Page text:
The art of photographing pocket watches


Auckland Museum Collections Photographer Jen Carol encountered many challenges and delights when she embarked on photographing the Museum's 100 antique pocket watches.



As part of the imaging team I was recently presented with the rare opportunity to image over 100 antique pocket watches. Like jewellery it’s no easy task as you are dealing with highly reflective, very fragile albeit exceptionally beautiful objects that require a very specialised style of archival photography.

The collection is significant, both in size and in historical value.  Collectively they span the 17th, 18th and early 19th century and for the most part were in excellent condition, a testament to the workmanship of the time.  One particular watch from the 1920s  had a gunmetal case and a gilt push-piece at the side.  I hadn’t seen this before and a quick search online suggests that when push-piece is pressed it gives off a series of  chimes that represented hours and minutes.  Essentially these were the smart watches of the time.

Having no prior knowledge of the language of pocket watches I became awfully familiar with terms like ‘pierced cock, beetles and poker hands’. To my delight I found that rubies & 18 carat gold featured regularly in the collection. I also learnt a little bit about the sentiment of the time. Some of the watches had beautifully inscribed messages. They varied from love notes to well-chosen words of appreciation for those who served in the armed forces.  Sentimental moments suspended in time.

Photographically there were many challenges. The watches had multiple parts that opened, hinges were worn with age so they had to be handled with extreme care. Watch faces were often scratched and faded. I could not suspend, prop or force any part of the watch. How the watch sat is how it was photographed. Carefully I worked my way around each watch, photographing all the tiny hallmarks and engravings, the surface patterns and mechanics before placing it back in its box for safe keeping for many hundreds of years to come.

Essentially these were the smart watches of the time.

The variety of materials used to make the pocket watches included glass, gold, silver brass and copper, all of which were reflective. I had to come up with a fixed lighting system that worked for everyone one of them. I needed to tame the reflections but not kill them. Completely removing reflections from the image tricks the eye into the thinking glass covers and the like aren’t there, so you need to see them, but not so much that you can’t see the face of the watch underneath. At the museum we shoot for archival purposes, not for a commercial reason and it’s objects like these where it’s most obvious.

The wear and tear, the dust, the scratches, the broken bits, they are all important, they form part of the history of the object.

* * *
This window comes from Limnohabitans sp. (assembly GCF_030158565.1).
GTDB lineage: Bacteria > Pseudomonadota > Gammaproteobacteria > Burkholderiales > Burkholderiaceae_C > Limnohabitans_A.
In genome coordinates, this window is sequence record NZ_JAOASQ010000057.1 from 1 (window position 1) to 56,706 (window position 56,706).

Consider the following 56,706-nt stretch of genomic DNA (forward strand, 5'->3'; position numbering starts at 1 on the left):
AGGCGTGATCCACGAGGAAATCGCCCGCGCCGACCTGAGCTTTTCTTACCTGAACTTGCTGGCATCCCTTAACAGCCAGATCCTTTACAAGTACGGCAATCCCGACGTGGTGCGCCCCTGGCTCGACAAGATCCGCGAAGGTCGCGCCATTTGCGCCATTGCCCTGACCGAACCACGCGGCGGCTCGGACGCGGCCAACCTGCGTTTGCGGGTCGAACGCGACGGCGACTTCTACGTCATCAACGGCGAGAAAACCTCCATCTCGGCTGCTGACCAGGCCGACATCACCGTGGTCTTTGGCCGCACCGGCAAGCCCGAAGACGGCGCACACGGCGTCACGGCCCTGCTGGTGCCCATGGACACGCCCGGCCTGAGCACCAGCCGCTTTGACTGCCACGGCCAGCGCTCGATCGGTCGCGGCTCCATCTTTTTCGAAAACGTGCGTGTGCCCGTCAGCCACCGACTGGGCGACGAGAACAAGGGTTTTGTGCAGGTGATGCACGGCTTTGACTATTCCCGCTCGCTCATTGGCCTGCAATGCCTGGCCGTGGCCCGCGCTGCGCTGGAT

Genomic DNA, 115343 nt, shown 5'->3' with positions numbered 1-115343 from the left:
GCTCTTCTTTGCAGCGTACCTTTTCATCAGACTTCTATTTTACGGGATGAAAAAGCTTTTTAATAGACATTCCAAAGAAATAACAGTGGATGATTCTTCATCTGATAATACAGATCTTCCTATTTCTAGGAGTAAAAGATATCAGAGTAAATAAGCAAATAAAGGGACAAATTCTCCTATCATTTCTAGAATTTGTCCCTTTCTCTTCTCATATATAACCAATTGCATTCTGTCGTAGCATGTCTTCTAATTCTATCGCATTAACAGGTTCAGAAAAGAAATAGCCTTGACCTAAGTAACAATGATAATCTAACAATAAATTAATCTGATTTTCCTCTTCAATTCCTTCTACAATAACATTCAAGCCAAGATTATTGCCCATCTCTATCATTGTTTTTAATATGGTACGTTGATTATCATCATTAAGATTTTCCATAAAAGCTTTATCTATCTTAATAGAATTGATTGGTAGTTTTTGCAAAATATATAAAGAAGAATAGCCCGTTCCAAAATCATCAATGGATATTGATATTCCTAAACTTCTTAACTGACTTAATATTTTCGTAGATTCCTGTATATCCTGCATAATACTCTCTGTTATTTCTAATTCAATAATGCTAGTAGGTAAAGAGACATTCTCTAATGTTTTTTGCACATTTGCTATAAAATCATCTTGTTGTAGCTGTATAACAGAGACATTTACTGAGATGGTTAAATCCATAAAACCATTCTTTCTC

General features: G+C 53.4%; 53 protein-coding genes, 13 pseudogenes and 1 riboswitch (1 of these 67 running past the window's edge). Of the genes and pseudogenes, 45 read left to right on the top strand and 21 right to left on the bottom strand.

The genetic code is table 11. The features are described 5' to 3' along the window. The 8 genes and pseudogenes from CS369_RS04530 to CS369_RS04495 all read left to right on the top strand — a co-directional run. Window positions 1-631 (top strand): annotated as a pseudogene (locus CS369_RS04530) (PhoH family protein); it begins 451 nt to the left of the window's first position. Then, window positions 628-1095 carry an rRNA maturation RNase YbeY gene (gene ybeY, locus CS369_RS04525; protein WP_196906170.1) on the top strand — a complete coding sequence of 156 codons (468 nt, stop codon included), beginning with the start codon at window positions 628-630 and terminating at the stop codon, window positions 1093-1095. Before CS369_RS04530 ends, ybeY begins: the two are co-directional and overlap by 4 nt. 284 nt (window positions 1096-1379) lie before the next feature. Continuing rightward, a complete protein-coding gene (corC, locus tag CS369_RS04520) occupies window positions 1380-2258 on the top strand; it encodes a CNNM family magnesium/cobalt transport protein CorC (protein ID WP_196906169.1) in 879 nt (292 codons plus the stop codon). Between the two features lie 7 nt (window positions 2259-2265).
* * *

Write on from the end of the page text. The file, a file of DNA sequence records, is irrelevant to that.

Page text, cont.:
We don’t do any post production work, no touch ups, no alterations. The photo stays true to the moment the object came into the museum’s care. This is where the photographic setup is so important, the image is final, there is no going back.  

The first decision I had to make was how to light the face of the watches through the glass knowing my biggest issue would be reflections.  The obvious choice was placing a circular polariser over the lens.  Essentially this filters the light, controlling it so that when you rotate the filter it calms or enhances reflections at different points in the rotation. To further increase this polarising effect I placed polarising gels over the barn doors attached to the P70 – a small light modifier used on studio lights.

The reflections died right there. However the combination of hard directional light and the lack of reflections looked horrible.  I needed a cup of tea.

I realised two things.  I wanted a more well-rounded diffused light and I wanted some of my reflections back. I decided to ditch the polarising gels but keep the circular polariser on the lens to give some control over the reflections. I opted for 3 strip boxes placed on either side and the back of the table.  Strip boxes are lighting modifiers giving long, thin rectangular light. Using strip boxes I could keep the lights relatively low to avoid glare or ghosting over the face of the watch.

In fact I could add just enough reflection to show the edges of the glass. I used a simple bounce card, shaped in a curve for the front on the watch where I wasn’t able to put a fourth light.

Note:  At the time of setup there was only one strip box available so I used 2 larger soft boxes and hid two thirds of them under the table to create the same effect.

I opted to photograph the watches on black perspex board.  The smooth black finish was a nice contrast with the hard surface of the watches.  At certain angles it creates a beautiful reflective element that showcases the intricate detailing and workmanship.

It is my hope that the photographs capture this impeccable craftmanship and that the viewer is taken on the same fascinating journey that I went on.  It’s a rare opportunity to see such an extensive collection that spans three centuries in such detail, and a real honour to give people a sense of the artistry and life contained within these small, perfectly-formed objects.

Auckland Museum has now photographed our entire collection of pocketwatches. All pocketwatch images are made freely available under a Creative Commons 4.0 CC BY license. 

  • Post by: Jennifer Carol

    Jennifer is a Collection’s Photographer working within the Imaging Team at Auckland Museum.